The cumulative effect of the Supreme Court’s jurisprudence on arbitration has been to produce an unconstitutional system that undermines both the legitimacy of arbitration and the functions of the court.
She’ll get no argument from me on that point.
But I don’t think the current system will last. I believe that the vast majority of judges outside the U.S. Supreme Court bubble agree that pre-dispute arbitration clauses should not be constitutional. U.S. Supreme Court justices are so insulated from the real world that they probably don’t understand how impacts everyday transactions for regular people.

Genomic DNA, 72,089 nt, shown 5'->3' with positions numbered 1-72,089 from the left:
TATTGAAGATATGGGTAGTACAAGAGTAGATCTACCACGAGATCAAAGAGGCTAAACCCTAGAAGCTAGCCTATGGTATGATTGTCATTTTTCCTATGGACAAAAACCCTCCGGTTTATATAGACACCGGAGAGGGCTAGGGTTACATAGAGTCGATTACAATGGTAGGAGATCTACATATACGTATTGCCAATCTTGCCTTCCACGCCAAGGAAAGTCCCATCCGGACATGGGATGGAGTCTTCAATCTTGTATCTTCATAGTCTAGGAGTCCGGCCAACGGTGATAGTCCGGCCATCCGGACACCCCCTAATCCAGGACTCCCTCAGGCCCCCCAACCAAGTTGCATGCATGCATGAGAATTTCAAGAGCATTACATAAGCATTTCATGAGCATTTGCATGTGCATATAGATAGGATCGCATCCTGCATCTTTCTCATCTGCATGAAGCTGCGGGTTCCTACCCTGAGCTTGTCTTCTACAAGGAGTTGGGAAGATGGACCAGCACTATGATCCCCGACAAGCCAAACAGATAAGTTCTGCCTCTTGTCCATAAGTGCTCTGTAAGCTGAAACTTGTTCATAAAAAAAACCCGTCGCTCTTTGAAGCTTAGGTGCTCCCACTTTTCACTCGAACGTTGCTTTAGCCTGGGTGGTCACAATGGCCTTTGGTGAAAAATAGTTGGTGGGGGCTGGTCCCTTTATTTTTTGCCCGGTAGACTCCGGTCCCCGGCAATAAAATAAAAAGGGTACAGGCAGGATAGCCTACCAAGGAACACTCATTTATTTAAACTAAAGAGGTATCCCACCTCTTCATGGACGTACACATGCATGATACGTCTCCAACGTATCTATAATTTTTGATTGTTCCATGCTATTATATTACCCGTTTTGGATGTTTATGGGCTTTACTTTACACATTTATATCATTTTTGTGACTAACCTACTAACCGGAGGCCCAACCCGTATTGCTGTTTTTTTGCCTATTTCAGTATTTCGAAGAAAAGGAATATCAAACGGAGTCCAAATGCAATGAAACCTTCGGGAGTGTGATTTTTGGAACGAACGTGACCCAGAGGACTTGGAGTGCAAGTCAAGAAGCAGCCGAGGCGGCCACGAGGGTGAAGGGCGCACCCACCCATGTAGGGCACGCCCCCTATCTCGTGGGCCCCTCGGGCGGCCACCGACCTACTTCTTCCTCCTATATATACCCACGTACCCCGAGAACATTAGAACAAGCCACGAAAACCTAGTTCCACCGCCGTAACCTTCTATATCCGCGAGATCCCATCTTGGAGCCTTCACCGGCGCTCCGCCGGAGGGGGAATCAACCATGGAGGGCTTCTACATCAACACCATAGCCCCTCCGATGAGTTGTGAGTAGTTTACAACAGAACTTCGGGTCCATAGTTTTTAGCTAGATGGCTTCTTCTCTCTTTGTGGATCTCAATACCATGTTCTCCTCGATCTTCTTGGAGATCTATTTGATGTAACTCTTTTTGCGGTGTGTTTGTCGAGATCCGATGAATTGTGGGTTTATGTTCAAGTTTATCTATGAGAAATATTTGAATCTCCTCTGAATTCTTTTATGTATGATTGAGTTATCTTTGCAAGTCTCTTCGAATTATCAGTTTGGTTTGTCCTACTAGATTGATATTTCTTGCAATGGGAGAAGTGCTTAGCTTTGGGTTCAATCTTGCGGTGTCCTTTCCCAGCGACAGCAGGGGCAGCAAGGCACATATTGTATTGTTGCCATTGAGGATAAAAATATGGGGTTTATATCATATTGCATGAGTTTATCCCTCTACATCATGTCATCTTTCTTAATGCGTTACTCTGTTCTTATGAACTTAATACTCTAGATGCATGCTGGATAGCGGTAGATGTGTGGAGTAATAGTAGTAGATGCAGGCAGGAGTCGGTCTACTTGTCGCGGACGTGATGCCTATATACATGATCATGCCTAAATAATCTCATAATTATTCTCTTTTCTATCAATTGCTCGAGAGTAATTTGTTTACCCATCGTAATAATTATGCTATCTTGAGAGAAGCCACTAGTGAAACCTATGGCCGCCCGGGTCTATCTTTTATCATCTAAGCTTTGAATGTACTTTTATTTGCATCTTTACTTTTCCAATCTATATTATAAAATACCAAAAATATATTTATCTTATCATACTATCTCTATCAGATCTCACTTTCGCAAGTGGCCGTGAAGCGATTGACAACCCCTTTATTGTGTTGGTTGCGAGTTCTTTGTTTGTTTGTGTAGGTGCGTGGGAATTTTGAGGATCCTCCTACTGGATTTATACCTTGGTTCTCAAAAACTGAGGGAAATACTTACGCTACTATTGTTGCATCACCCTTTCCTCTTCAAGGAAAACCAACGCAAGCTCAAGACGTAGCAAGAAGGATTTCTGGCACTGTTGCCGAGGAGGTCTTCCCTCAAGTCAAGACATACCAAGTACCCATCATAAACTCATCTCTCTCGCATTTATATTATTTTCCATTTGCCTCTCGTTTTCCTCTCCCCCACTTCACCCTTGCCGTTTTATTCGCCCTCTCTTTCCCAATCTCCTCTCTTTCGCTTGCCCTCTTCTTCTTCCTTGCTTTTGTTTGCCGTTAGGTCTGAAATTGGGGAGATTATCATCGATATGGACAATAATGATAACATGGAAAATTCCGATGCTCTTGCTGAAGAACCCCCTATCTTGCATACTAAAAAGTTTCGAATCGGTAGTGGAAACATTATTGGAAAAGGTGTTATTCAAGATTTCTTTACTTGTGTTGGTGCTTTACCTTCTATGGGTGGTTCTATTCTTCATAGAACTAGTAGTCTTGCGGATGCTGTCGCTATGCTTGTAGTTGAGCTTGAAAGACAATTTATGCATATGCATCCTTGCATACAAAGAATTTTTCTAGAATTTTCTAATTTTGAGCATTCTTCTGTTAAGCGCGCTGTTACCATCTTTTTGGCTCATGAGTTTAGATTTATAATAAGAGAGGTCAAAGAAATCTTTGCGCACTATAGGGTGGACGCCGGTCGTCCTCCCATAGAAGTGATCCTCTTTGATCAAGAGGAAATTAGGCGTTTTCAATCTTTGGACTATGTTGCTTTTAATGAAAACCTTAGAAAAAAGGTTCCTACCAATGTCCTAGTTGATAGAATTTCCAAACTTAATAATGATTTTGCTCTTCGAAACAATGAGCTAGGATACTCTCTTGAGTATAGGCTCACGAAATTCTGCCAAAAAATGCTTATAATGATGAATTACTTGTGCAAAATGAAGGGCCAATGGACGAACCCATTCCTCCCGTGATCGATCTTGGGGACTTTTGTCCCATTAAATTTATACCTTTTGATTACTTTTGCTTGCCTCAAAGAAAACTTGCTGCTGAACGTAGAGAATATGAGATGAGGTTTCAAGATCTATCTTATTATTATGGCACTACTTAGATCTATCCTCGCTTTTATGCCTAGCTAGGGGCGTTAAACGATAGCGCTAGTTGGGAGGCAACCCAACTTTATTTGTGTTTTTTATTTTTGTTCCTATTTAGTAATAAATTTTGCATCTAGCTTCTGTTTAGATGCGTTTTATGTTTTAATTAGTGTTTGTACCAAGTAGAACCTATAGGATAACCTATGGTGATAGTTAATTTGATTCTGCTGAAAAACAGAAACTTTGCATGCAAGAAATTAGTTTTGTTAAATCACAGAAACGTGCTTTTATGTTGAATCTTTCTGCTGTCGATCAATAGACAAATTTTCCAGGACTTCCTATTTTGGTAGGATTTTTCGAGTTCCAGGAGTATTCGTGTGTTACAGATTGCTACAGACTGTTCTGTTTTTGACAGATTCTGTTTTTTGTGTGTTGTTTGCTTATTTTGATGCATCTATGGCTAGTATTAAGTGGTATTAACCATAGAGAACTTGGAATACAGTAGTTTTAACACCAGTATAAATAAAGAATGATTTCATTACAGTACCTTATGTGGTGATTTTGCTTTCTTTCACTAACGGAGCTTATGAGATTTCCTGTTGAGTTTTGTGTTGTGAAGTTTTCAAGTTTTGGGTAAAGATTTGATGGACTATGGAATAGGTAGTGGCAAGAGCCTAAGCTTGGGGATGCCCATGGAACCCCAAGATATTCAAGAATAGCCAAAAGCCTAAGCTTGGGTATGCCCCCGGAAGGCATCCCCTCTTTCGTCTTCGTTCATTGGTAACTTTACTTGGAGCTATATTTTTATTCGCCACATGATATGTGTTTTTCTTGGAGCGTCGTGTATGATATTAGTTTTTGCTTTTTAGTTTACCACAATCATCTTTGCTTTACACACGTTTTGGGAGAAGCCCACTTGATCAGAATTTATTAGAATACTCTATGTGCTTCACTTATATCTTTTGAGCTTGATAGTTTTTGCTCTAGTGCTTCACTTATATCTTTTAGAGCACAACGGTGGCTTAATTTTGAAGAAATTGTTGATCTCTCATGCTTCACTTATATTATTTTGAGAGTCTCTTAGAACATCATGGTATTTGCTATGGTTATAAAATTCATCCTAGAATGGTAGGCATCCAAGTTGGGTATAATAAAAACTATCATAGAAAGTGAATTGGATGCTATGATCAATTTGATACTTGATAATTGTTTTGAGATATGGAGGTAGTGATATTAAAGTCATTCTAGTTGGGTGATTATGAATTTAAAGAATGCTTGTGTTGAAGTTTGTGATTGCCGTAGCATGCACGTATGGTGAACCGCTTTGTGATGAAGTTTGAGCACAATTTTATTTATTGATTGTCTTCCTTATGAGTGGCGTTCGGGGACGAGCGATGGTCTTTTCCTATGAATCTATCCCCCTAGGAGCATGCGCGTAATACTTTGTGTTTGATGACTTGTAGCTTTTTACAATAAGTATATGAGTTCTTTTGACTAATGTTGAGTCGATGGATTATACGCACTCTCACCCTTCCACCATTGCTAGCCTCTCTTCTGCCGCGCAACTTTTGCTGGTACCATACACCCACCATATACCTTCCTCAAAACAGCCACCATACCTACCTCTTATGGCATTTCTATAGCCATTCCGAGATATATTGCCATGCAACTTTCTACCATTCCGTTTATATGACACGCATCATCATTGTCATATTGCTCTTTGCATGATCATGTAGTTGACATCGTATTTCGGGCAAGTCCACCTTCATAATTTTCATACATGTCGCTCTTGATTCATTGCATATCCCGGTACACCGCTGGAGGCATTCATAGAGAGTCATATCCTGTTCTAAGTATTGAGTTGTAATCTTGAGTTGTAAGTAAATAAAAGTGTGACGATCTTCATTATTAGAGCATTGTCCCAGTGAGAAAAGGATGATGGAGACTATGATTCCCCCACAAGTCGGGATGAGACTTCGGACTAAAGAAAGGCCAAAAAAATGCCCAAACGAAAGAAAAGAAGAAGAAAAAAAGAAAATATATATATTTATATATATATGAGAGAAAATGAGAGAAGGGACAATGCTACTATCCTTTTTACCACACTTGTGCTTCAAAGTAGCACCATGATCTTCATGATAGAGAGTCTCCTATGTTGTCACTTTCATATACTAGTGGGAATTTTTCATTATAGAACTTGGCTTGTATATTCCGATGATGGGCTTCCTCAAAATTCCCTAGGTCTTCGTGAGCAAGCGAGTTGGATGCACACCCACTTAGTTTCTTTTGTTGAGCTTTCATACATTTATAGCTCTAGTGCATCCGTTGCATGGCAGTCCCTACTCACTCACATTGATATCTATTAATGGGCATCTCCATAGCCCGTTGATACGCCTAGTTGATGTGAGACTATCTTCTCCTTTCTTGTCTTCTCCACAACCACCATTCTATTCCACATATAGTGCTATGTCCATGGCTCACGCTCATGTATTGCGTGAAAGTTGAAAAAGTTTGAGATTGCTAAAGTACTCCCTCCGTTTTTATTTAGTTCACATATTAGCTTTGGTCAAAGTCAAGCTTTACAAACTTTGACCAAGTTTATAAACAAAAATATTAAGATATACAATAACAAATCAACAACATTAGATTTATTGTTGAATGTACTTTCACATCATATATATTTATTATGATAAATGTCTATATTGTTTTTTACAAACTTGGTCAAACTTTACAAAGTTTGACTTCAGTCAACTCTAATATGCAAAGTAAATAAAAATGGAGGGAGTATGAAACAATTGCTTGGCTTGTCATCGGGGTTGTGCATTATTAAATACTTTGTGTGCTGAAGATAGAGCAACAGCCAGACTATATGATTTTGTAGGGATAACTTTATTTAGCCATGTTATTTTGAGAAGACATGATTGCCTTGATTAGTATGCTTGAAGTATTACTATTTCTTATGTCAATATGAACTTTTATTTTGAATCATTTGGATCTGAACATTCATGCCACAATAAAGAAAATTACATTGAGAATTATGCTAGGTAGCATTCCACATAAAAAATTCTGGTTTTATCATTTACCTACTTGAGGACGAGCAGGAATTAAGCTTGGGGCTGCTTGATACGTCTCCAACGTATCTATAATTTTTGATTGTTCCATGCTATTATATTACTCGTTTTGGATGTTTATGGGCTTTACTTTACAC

As for consumers who are subject to pre-dispute arbitration clauses, I don’t think I’ve ever met one non-lawyer who who understood that they were signing away their right to file a lawsuit.
Normal people don’t know what arbitration is. The typical response when it’s explained to them is “uh?” When it sinks in, they don’t like it.
Enforcement of pre-dispute arbitration clauses in consumer contracts is the imposition and enforcement of a crooked system. Is that sustainable long term? I don’t think so.
But it’s not going to matter for lawyers in my generation. We are stuck practicing in a world where many viable claims are made non-viable by arbitration clauses. This results in less work for litigation attorneys on both sides of the ‘V.’
One day, Congress or the U.S. Supreme Court will end the current arbitration nonsense. It will be good for business for lawyers. Sadly, I doubt I will still be practicing law when it happens.